Full Article: County Employees Saved Georgia’s Elections, But At What Personal Cost? | 90.1 FM WABE

Ohio: Trump’s Baseless 2020 Conspiracies Complicate Stark County’s Effort To Buy Voting Machines | Nick Castelle/NPR

A conspiracy theory sown by former President Donald Trump and his allies to cast doubt on his loss last year has trickled down to county-level politics, impeding one Ohio county’s ability to purchase new voting equipment ahead of local elections this year. The theory falsely claims voting machines made by a company called Dominion changed votes to swing the election in favor of now-President Biden. Multiple audits and recounts in states and counties that used the company’s equipment confirmed that the machines accurately recorded the vote totals last November. But those audits and recounts haven’t stopped Republican county officials in Stark County, Ohio, home to Canton, from slowing the procurement effort for new machines. Voters in the county twice voted for Barack Obama then twice — by double digits — for Donald Trump. The controversy started in December, when the bipartisan Stark County Board of Elections voted unanimously to replace its aging voting machines with new ones from Dominion. Since that vote, the county’s three top elected officials, all Republicans, say they’ve been getting an earful from voters.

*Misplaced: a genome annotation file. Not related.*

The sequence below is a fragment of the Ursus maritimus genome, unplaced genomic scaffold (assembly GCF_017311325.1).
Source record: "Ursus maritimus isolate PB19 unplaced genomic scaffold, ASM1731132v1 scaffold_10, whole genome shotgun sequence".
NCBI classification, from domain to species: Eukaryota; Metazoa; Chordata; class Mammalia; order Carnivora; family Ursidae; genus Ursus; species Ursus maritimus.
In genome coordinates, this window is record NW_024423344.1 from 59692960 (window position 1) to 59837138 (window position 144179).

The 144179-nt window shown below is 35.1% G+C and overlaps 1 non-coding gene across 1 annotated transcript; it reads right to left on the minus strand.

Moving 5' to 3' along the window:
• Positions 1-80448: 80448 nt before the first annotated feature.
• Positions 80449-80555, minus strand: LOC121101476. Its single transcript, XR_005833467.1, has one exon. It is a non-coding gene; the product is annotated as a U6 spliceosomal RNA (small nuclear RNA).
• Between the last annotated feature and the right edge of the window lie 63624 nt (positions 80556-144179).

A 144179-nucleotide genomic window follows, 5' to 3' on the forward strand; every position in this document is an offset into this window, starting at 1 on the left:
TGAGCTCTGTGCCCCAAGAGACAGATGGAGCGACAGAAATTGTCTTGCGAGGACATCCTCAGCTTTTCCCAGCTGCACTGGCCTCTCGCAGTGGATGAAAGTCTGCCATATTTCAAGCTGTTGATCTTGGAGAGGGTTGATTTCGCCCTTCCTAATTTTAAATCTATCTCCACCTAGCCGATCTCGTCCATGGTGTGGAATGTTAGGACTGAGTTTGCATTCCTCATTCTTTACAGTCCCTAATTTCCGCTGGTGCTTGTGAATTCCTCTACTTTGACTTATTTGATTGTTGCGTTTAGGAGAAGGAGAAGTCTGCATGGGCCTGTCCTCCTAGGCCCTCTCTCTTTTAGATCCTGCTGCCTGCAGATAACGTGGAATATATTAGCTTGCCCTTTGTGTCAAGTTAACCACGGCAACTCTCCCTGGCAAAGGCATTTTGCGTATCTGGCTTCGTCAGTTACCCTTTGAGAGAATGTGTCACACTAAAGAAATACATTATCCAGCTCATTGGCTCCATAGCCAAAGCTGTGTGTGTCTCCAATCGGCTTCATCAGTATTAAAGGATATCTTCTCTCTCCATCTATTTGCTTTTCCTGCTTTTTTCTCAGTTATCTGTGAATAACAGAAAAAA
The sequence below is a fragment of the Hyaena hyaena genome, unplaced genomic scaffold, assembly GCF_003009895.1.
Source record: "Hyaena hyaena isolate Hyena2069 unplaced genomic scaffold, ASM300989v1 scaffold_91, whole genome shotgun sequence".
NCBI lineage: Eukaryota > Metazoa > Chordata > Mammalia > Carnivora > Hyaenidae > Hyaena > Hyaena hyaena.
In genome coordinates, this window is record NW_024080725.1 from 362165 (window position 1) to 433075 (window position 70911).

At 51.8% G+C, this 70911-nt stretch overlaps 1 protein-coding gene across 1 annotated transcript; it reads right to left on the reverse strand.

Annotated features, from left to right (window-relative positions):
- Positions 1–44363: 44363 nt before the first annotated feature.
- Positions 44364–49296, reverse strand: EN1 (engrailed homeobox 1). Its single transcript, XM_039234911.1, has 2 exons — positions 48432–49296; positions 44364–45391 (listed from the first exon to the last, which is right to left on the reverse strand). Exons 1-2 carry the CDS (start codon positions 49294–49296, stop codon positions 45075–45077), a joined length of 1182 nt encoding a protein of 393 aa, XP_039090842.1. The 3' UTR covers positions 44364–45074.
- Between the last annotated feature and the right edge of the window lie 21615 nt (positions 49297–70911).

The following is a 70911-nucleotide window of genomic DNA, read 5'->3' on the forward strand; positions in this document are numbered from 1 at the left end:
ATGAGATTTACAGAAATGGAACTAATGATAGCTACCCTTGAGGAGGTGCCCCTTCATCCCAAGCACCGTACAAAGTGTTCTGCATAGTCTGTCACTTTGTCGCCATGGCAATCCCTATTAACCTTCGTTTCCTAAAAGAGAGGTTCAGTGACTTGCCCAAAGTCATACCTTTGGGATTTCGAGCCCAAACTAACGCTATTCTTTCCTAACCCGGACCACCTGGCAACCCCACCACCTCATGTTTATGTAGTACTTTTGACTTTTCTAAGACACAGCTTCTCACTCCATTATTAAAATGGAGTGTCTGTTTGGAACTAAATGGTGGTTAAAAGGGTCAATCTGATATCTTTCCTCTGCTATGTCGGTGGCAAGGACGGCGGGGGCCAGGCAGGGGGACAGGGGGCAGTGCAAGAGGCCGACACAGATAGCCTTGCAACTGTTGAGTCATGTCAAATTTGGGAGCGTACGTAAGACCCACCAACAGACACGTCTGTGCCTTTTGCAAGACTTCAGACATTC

Full Article: The Real World Impact Of A Voting Machine Conspiracy Theory : NPR

National: Stolen-Election Myth Fuels G.O.P. Push to Change Voting Laws | Michael Wines/The New York Times

Led by loyalists who embrace former President Donald J. Trump’s baseless claims of a stolen election, Republicans in state legislatures nationwide are mounting extraordinary efforts to change the rules of voting and representation — and enhance their own political clout. At the top of those efforts is a slew of bills raising new barriers to casting votes, particularly the mail ballots that Democrats flocked to in the 2020 election. But other measures go well beyond that, including tweaking Electoral College and judicial election rules for the benefit of Republicans; clamping down on citizen-led ballot initiatives; and outlawing private donations that provide resources for administering elections, which were crucial to the smooth November vote. And although the decennial redrawing of political maps has been pushed to the fall because of delays in delivering 2020 census totals, there are already signs of an aggressive drive to further gerrymander political districts, particularly in states under complete Republican control. The national Republican Party joined the movement this past week by setting up a Committee on Election Integrity to scrutinize state election laws, echoing similar moves by Republicans in a number of state legislatures. Republicans have long thought — sometimes quietly, occasionally out loud — that large turnouts, particularly in urban areas, favor Democrats, and that Republicans benefit when fewer people vote. But politicians and scholars alike say that this moment feels like a dangerous plunge into uncharted waters.

Full Article: Stolen-Election Myth Fuels G.O.P. Push to Change Voting Laws – The New York Times

Louisiana Voting Machine Search a Political Minefield | Melinda DeSlatte/Associated Press